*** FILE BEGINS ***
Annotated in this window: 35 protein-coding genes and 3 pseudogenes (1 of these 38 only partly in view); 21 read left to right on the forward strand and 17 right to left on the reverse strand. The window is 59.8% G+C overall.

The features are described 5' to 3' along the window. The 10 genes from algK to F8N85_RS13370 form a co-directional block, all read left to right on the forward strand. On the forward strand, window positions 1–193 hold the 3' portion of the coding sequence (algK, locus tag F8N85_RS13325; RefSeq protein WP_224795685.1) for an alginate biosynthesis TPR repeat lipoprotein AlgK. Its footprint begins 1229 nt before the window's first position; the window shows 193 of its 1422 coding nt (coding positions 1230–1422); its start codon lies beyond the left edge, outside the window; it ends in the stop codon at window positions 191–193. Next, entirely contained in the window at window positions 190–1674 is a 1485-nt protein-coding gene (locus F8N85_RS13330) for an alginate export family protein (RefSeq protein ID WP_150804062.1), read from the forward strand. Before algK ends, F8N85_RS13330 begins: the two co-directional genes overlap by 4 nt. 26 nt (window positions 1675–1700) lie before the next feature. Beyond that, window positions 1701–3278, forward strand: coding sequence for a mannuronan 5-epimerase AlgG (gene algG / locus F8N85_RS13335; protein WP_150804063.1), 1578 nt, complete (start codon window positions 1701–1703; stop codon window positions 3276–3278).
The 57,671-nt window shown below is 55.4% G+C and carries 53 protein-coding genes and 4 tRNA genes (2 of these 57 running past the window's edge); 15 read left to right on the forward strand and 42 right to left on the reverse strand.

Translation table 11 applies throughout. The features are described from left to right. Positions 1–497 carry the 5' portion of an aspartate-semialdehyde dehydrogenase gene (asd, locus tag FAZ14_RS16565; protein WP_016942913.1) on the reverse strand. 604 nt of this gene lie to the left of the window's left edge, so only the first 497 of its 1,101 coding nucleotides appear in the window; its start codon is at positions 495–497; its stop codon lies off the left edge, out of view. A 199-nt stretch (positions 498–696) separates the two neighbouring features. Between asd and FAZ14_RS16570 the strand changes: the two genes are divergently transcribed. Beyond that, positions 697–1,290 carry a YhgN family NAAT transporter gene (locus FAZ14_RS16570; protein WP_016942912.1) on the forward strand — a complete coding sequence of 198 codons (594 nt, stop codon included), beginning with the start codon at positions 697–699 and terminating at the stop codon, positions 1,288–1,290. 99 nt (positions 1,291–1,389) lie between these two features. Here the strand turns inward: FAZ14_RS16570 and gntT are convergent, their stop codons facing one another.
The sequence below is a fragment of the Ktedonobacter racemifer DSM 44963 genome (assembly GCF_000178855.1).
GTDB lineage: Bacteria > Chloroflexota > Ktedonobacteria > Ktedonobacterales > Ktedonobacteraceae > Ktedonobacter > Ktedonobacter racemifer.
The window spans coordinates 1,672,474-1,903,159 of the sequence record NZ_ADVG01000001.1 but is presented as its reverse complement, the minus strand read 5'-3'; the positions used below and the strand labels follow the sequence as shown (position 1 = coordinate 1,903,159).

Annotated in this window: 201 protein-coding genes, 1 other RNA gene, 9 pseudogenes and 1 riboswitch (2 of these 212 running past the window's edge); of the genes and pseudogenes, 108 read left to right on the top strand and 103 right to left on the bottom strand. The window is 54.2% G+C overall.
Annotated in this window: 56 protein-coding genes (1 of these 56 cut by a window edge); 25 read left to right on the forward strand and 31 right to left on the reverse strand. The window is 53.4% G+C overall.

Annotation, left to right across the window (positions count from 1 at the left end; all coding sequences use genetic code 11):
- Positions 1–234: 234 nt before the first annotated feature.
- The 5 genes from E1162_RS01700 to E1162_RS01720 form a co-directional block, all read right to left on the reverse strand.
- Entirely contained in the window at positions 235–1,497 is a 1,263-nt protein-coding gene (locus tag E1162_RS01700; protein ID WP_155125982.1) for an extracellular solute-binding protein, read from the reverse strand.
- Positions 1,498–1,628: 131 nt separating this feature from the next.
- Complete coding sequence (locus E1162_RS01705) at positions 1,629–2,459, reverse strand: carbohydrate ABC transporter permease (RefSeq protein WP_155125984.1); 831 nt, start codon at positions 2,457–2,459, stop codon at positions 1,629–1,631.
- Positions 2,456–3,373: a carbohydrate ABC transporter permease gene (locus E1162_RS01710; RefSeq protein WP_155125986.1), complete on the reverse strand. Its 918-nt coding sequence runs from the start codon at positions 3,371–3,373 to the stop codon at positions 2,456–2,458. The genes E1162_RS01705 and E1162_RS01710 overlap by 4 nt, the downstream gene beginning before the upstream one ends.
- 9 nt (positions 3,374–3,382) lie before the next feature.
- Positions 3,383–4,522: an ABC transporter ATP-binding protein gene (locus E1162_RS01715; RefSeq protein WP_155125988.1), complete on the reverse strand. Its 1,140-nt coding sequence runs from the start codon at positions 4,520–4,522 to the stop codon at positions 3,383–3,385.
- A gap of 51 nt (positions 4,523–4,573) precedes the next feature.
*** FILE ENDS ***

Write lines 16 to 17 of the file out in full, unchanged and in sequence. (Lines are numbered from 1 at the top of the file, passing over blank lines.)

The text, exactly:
- Positions 2,456–3,373: a carbohydrate ABC transporter permease gene (locus E1162_RS01710; RefSeq protein WP_155125986.1), complete on the reverse strand. Its 918-nt coding sequence runs from the start codon at positions 3,371–3,373 to the stop codon at positions 2,456–2,458. The genes E1162_RS01705 and E1162_RS01710 overlap by 4 nt, the downstream gene beginning before the upstream one ends.
- 9 nt (positions 3,374–3,382) lie before the next feature.